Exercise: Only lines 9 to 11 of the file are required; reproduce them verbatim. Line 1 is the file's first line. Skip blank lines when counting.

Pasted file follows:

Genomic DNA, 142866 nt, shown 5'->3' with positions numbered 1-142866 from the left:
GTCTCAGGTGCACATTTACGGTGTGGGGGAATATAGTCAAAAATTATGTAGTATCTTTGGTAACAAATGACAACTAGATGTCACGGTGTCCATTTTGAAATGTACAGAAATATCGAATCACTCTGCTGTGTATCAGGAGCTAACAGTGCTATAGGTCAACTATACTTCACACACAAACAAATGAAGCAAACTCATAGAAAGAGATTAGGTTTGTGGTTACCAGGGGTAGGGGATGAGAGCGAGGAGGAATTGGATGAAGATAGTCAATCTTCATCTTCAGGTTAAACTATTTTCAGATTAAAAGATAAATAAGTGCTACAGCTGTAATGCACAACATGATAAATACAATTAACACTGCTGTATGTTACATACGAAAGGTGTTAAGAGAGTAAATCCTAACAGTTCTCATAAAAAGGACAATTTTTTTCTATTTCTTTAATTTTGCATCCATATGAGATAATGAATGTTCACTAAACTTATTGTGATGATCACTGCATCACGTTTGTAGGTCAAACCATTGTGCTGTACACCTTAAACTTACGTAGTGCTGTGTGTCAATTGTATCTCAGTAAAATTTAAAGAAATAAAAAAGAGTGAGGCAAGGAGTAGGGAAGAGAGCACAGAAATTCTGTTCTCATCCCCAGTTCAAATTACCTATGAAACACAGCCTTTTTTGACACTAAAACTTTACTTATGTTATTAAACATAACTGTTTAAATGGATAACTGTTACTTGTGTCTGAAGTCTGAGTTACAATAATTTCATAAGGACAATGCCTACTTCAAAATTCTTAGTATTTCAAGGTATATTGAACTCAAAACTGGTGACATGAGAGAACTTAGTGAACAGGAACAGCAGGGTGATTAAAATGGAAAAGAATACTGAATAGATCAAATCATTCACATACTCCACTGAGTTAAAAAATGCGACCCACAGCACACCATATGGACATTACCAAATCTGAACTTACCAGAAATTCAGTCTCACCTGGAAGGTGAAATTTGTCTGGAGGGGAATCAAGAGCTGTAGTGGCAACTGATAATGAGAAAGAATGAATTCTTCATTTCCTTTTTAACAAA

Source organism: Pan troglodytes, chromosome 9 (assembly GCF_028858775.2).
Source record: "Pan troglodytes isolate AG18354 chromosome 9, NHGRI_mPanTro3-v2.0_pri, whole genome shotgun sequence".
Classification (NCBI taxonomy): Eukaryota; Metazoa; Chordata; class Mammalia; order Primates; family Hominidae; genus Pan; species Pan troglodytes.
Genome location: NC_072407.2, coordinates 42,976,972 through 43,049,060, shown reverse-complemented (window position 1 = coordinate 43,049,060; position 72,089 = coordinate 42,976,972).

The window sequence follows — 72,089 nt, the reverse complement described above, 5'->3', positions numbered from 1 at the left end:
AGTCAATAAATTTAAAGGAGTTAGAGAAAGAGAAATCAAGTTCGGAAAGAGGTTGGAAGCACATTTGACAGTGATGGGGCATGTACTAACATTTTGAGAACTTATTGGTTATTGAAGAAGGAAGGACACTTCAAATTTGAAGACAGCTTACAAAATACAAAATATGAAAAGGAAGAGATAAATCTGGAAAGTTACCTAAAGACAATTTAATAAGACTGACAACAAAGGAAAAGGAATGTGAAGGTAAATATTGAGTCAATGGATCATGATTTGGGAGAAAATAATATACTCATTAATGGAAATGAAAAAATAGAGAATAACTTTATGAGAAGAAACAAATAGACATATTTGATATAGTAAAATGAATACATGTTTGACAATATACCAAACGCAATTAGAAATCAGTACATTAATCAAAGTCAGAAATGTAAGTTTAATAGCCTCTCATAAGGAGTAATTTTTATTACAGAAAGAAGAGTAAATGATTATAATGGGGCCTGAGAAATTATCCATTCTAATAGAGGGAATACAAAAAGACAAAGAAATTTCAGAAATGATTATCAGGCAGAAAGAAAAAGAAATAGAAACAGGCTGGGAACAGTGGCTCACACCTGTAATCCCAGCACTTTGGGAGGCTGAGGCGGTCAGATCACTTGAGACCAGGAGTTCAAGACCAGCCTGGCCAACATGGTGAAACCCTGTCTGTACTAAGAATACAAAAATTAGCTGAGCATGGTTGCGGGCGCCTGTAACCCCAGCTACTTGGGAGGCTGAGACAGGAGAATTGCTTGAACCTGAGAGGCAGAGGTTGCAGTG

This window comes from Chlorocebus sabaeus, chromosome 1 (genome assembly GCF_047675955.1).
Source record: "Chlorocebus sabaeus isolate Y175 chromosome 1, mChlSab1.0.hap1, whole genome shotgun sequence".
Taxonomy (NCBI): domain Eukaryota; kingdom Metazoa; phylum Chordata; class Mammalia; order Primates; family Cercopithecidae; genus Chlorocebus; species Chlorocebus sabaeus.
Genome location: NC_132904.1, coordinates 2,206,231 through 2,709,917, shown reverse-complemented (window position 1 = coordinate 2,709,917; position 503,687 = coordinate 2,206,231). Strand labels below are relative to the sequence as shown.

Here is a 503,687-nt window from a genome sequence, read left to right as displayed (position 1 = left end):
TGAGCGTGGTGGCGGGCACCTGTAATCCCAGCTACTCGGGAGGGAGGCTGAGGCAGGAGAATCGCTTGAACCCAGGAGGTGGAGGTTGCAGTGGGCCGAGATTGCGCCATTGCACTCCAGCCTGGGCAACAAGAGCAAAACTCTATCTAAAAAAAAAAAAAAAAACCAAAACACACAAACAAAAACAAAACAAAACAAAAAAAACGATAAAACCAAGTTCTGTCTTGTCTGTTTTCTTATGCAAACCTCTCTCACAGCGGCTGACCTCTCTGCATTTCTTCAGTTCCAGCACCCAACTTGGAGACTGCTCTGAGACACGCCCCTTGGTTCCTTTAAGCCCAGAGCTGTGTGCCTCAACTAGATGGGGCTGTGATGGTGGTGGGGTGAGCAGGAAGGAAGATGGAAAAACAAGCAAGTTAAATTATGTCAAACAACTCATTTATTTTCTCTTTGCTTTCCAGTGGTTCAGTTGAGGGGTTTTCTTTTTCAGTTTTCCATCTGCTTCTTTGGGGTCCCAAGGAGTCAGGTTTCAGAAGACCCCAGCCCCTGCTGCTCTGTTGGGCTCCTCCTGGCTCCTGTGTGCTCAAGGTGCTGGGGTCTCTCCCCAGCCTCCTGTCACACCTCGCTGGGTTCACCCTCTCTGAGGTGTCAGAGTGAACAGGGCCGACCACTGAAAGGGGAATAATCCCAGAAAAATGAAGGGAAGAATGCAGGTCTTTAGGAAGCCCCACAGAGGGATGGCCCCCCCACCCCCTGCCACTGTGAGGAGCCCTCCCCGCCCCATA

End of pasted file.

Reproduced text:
This window comes from Chlorocebus sabaeus, chromosome 1 (genome assembly GCF_047675955.1).
Source record: "Chlorocebus sabaeus isolate Y175 chromosome 1, mChlSab1.0.hap1, whole genome shotgun sequence".
Taxonomy (NCBI): domain Eukaryota; kingdom Metazoa; phylum Chordata; class Mammalia; order Primates; family Cercopithecidae; genus Chlorocebus; species Chlorocebus sabaeus.